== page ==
Life on Earth appears in thousands of shapes and forms, from simple single-celled bacteria and yeasts to complex animal bodies in which the function of each organ is carefully orchestrated, from the brown fruiting bodies of certain slime molds to the colorful patterns of the peacock’s tail. Some animals live solitary lives, caring only about their own direct descendants, or laying eggs in the ground and leaving them to their destiny, while others live in groups, like honeybees, where the workers feed the queen’s offspring and defend the nest against intruders. But when researchers study biological organisms on the molecular level, all life appears similar: genetic information is stored in DNA, and it is transferred into a functional end product, usually a protein, through a sequence of processes, starting with the transcription of DNA into messenger RNA. How then, do the striking differences between various life forms arise? What makes a multicellular mushroom different from unicellular yeast? What makes social honeybees different from their solitary relatives, and what distinguishes a human from a chimpanzee? This question has long puzzled biologists.
One answer may lie in the differences of how this information transfer from DNA to protein is regulated. All cells in the human body, for example, contain the same genetic information. But the same genetic information can produce different cell types, organs and structures, by regulating which parts are expressed and the expressed proteins are produced in smaller or larger quantities. Even single genes in higher organisms are not fixed blueprints for specific proteins, they are more like recipes composed of different parts which can be combined flexibly. The same recipe can be used to produce a double cheeseburger, a low-carb burger wrapped in lettuce or a vegan tofu burger, depending on the demands of the customer, or, in the case of the cell, the demands of the organism or the physiological and developmental signals received from the environment. It is also possible that the differences between species can often be found in the way these recipes are read and executed rather than the components of the recipes themselves. In other words, gene regulatory differences might often be more important than differences in protein sequence and structure.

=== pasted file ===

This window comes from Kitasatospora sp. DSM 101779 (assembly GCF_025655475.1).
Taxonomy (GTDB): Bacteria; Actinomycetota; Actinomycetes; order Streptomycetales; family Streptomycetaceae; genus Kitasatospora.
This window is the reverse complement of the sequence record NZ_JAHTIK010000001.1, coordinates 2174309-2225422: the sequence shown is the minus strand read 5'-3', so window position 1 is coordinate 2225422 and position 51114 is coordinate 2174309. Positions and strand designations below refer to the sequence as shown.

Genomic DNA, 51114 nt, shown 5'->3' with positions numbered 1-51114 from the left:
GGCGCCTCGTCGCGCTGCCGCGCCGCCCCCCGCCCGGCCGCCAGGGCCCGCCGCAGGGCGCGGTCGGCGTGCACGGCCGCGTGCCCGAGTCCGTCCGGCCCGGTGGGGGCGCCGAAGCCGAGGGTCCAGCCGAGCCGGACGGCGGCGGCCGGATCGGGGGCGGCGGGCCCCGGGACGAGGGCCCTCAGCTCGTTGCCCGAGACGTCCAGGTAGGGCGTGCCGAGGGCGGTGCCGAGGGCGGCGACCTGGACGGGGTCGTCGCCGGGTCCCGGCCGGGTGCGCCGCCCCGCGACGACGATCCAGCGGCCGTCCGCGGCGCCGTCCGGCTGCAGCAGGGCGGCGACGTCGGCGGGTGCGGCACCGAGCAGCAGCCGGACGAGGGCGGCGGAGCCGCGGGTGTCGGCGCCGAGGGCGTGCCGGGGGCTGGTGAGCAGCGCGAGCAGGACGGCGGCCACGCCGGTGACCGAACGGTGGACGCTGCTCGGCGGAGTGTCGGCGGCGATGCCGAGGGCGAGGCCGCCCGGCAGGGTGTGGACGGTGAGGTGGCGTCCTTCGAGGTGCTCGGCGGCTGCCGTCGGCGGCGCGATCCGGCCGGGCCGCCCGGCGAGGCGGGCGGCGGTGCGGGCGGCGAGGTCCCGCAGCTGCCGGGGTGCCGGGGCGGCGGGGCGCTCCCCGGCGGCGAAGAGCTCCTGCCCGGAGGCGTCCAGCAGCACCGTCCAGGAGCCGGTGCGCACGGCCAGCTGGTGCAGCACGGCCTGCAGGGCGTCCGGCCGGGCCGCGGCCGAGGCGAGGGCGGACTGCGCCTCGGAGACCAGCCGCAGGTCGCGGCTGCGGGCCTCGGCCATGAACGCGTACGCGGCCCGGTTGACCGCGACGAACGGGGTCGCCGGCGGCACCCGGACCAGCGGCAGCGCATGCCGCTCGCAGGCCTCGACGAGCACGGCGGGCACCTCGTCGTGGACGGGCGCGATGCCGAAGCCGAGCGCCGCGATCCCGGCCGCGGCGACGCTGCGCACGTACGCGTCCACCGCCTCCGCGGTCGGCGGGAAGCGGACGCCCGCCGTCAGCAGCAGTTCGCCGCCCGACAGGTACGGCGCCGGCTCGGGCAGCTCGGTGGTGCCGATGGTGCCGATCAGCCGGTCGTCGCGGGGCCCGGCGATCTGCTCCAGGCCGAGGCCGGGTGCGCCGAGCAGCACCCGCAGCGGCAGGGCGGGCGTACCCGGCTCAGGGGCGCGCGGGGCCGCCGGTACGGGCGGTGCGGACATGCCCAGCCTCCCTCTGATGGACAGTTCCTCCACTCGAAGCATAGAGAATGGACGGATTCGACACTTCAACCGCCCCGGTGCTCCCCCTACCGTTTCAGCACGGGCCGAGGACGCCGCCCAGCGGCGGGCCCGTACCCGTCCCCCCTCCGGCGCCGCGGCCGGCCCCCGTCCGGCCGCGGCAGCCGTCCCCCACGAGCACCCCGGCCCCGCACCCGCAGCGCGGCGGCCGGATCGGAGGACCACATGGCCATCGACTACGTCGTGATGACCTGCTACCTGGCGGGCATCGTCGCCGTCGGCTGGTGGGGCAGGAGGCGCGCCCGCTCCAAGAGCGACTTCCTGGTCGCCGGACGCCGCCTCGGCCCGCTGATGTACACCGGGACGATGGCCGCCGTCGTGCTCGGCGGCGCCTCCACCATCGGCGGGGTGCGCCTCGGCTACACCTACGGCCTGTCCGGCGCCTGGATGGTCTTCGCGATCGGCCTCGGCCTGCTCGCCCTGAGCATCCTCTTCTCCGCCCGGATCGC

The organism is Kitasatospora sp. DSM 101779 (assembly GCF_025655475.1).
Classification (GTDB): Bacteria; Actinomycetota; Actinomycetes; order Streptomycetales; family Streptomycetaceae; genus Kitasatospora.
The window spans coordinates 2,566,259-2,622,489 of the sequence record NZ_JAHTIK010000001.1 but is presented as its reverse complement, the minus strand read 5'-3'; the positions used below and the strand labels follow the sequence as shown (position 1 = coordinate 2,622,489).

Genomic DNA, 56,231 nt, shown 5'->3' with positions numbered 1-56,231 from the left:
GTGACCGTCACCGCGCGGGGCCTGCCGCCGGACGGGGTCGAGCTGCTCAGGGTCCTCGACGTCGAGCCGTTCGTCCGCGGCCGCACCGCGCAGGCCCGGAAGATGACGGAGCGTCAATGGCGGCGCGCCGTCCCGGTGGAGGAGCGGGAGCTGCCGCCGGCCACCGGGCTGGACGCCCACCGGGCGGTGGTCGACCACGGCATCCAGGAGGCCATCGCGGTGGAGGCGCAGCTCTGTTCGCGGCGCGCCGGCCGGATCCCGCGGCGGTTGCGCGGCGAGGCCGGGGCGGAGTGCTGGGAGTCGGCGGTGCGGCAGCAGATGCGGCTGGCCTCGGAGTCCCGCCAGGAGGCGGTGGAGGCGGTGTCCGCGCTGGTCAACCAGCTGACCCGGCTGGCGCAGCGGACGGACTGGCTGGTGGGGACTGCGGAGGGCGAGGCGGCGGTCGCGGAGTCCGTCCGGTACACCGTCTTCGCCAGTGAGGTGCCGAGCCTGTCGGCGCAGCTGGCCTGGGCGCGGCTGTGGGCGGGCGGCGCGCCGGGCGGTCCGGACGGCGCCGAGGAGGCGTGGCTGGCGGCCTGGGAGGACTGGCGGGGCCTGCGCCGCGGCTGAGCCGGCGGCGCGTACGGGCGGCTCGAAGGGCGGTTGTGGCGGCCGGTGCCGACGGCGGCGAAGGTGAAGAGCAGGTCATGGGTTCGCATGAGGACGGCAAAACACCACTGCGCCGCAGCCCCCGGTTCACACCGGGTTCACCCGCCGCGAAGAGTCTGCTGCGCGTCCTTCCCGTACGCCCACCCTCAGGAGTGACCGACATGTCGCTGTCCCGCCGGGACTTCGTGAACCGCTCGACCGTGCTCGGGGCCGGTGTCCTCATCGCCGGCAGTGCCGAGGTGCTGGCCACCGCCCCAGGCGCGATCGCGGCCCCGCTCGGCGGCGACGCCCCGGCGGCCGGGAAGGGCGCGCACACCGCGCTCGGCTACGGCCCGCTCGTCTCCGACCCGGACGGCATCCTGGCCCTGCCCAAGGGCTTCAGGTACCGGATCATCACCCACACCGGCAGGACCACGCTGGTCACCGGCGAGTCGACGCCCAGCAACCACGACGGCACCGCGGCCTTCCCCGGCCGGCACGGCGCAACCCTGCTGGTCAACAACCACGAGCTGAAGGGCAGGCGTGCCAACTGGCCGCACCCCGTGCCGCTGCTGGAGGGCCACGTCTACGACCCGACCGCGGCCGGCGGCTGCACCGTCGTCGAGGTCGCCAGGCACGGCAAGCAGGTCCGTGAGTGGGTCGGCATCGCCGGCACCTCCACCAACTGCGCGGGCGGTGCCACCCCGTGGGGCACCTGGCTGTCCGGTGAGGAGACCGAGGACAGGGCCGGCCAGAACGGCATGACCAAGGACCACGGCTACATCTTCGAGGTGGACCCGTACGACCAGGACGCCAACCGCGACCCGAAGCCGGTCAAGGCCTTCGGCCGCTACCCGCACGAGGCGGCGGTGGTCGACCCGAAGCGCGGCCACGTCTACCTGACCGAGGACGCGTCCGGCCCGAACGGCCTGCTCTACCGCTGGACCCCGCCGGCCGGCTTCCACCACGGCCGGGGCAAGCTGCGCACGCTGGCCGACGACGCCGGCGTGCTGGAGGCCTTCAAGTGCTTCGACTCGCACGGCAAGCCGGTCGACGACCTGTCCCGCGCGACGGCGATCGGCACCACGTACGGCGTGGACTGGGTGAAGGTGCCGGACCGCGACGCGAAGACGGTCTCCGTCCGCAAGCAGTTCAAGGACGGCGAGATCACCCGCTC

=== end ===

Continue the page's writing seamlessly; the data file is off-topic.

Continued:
In a new review article in WIREs RNA, Schaefke et al. zoom in on the steps occurring after the transcription of DNA into RNA, so called post-transcriptional regulation, and how these steps have evolved to cause differences between species. First, non-coding pieces, the introns, are cut out of the messenger RNA, and the protein-coding parts plus regulatory sequences on both ends are joined together. This process is called splicing, and sometimes can lead to different mature messenger RNAs, depending on exactly which parts are combined. Therefore, alternative splicing ultimately can lead to different protein end products. Next, a tail of multiple adenines (the ‘A’ in the genetic 4-letter-code) is attached to the end of the messenger RNA, and this addition can happen at different locations, which can in some cases also lead to different protein products, and in other cases affect the stability or localization of the RNA molecule. Finally, the mature messenger RNA is translated into protein. The quantity of each protein depends on translation efficiency and on the amount of RNA available as a template for protein production. This in turn depends not only on the transcription rate, but also on how fast specific messenger RNA molecules are degraded, a highly regulated process. By increasing the potential of the cell to choose different developmental pathways even with limited genetic material, all of these post-transcriptional processes, splicing, polyadenylation, translation and decay, might have contributed to the evolution of complex life forms, including the formation of multicellular organisms or social groups from smaller units.